The Hilton’s luxurious rooms are spacious with unusually comfortable beds, but the hotel also offers many diversions to keep you out of your room. We enjoyed spending time poolside where the palm trees and gardens created just the right beach resort atmosphere. Instead of opaque walls, the resort courtyard has a plexi-glass wall on the beach side, allowing full view of the beach while you enjoy the pool. The sound system helps set the mood with, you guessed it, Jan and Dean belting out the hits. On this particular weekend the resort seemed fairly family-friendly – a lot of guests had brought their kids.

This resort would be especially good for teaching the kids how to surf. There seemed to be several classes offered, along with equipment rentals and we overheard one family discussing how that was one of their priorities while visiting “Surf City.”

Of course, there is also a lot to see and do once you leave the grounds of the hotel. The beach is just across the Pacific Coast Highway and running along the beach is a pathway that offers an ongoing parade of visitors – not just surfers, but youngsters, oldsters, families, couples and a cross-section of anybody and everybody. On this weekend there was a steady stream of 60’s muscle cars cruising the Pacific Coast Highway. The latest and most expensive sports cars were in abundance as well.

A short walk north from the hotel is the pier and the downtown area of Huntington Beach – just a few blocks of stores altogether, but a definite blast from the past. Surf shops abound – indeed, there is an International Surfing Museum to peruse -- while several restaurants and outdoor cafes add to the festive feeling. Shoppers are most often clad in bathing suits – or maybe cover-ups for the more modest – and the feeling is pure California beach town. The boutiques here tend to feature simple, youth-oriented fashions. Rock music blares from one or two of the stores, while the occasional surfer pedals through town with a board three times as long as his bike.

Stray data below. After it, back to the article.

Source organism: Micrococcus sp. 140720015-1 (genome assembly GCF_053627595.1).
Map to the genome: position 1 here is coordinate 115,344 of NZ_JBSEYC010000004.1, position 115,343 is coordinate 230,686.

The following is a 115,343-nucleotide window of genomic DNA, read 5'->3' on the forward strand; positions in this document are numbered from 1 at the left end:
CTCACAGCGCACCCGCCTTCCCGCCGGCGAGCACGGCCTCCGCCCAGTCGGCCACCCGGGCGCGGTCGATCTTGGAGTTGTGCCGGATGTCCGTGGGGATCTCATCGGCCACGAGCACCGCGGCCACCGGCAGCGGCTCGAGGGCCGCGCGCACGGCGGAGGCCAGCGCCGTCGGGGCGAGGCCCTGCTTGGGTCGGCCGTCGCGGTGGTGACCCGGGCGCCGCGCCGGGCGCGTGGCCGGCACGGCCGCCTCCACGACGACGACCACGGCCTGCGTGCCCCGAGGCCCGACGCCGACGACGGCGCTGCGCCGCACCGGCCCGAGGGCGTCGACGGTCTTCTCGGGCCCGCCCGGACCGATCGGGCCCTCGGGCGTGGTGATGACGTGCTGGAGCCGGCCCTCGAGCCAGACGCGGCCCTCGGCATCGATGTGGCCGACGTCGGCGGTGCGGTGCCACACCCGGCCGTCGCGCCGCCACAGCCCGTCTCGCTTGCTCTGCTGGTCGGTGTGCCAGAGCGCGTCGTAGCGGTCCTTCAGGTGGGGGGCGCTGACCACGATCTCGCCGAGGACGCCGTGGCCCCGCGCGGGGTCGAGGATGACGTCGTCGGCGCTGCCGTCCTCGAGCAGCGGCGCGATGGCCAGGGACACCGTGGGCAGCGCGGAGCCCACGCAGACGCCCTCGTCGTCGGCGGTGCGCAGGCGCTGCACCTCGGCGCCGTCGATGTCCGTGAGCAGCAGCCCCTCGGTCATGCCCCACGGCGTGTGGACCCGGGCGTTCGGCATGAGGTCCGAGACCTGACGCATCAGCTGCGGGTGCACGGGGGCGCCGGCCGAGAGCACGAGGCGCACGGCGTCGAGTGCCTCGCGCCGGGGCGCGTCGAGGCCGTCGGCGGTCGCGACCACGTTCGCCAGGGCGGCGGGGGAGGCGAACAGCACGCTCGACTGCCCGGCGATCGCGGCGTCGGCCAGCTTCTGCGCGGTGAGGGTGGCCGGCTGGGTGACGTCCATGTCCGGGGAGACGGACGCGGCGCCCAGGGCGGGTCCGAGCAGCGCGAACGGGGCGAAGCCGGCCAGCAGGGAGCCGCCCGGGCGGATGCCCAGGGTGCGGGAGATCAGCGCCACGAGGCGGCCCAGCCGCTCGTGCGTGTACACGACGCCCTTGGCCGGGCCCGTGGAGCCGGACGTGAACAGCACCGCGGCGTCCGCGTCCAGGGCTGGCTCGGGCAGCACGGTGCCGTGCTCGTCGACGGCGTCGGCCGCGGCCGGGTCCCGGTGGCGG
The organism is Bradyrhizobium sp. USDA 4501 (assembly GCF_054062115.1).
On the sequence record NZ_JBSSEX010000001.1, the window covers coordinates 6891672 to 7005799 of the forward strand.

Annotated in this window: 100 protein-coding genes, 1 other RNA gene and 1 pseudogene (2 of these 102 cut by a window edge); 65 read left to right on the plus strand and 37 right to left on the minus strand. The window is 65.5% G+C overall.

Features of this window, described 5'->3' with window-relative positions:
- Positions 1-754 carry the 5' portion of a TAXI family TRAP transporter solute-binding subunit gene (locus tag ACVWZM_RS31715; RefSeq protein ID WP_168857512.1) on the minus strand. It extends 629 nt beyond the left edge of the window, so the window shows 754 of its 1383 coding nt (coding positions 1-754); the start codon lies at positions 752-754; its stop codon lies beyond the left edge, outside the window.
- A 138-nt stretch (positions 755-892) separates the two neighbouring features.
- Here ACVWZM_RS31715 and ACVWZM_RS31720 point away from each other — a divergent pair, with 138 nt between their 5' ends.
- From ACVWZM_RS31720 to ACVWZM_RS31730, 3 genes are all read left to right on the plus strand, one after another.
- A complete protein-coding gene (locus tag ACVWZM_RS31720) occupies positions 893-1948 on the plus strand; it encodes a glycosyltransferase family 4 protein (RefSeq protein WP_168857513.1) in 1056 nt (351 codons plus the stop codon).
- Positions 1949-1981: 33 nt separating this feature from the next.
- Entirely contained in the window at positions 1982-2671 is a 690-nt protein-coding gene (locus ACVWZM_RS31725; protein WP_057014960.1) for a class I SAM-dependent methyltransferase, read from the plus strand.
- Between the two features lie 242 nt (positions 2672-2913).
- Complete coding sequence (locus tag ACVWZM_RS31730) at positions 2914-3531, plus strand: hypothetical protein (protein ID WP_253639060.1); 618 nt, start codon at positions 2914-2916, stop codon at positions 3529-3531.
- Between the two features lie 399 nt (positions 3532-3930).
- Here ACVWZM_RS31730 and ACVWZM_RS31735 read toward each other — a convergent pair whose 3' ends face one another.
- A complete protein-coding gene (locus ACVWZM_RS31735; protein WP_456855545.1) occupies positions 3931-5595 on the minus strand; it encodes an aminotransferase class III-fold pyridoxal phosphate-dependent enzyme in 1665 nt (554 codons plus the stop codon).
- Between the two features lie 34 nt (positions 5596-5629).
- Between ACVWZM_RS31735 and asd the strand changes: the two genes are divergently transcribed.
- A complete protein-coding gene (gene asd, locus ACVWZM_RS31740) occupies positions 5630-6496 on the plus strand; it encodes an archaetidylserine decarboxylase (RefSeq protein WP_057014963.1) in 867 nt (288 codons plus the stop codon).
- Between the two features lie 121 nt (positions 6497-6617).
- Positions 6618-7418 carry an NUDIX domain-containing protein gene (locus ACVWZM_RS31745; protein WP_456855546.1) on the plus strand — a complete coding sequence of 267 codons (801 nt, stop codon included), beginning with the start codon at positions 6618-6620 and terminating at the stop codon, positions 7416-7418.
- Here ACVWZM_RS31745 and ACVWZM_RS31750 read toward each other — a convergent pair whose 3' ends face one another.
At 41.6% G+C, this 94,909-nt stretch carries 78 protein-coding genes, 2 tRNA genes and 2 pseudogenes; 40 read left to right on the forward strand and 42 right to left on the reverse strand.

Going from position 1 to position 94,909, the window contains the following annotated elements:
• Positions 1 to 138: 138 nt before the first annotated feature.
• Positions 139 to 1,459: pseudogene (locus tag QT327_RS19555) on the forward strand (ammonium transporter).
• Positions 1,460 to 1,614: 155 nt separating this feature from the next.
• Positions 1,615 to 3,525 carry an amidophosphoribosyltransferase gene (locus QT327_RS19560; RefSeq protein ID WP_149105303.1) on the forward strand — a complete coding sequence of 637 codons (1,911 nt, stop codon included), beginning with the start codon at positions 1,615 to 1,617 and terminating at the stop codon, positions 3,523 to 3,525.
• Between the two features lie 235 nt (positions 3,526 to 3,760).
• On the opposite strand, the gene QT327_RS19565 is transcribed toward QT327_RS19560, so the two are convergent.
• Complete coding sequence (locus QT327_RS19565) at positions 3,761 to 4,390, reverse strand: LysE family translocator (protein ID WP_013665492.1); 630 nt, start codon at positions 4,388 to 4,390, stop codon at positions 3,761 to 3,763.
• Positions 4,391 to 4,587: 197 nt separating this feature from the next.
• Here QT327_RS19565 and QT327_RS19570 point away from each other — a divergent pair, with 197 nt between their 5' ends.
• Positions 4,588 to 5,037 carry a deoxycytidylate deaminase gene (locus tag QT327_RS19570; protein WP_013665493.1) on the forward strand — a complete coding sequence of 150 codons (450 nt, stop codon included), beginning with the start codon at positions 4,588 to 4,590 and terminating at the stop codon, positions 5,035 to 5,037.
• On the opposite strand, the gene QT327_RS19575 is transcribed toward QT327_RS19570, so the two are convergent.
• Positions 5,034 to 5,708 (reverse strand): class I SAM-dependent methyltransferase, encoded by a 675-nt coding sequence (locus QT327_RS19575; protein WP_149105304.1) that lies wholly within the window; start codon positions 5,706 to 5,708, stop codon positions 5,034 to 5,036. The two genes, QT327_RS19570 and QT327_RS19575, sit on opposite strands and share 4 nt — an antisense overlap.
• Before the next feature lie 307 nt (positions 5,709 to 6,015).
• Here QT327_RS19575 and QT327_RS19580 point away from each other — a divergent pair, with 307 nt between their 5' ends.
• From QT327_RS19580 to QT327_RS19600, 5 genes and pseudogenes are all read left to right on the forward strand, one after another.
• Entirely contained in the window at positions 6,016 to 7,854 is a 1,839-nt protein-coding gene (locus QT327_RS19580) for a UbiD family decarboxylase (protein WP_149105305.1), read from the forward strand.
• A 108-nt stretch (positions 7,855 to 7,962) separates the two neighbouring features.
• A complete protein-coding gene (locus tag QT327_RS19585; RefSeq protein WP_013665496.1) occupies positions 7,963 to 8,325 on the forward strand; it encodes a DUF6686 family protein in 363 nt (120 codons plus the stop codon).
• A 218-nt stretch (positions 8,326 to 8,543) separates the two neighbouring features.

For such a small downtown area, the restaurant selection is wide and varied. Beer pubs, sushi bars, fish tacos, Asian, Thai, Italian, Hawaiian – it’s all represented within just a couple of blocks. On this weekend the most popular place in town seemed to be the Sugar Shack Café, reputed to have breakfasts that are well worth a significant wait to get in the door.

Down by the pier, row after row of volleyball nets are in place and young guys and gals are usually out there taking full advantage of them – even on weekdays. Restaurants and surf shops are also located right out by the beach where you can rent a variety of beach toys including surf boards, boogie boards, and a side selection of bicycles and other vehicles to pedal up and down the beach walk.

With just a little investigation, visitors will find that Huntington Beach features more than just beaches and surfing. The Bolsa Chica Ecological Reserve, for example, is a bird-lover’s paradise comprising 330 acres of coastal wetlands. Nearly 200 bird species are documented here each year, and the reserve is open to foot traffic with parking just off the Pacific Coast Highway.

If you’re planning a family vacation that is to include many of the Southern California theme parks, most are within easy driving distance of Huntington Beach. Disneyland and Disney’s California Adventure are 16 miles away, Knotts Berry Farm is 14 miles and Knott’s Soak City is just 14 miles from Huntington Beach. Shopping is close by, too – both South Coast Plaza and Fashion Island are within easy driving distance.

But a trip to Huntington Beach is really all about the beach – a beach that is an average of 100 yards wide and that seems to be endless. Whether you stay at the Hilton or drop in just for a day of beach fun, this part of Southern California still delivers on the legacy created by Jan and Dean -- even if you’re now married, have teenagers of your own, and no longer care if there are “two girls for every boy.”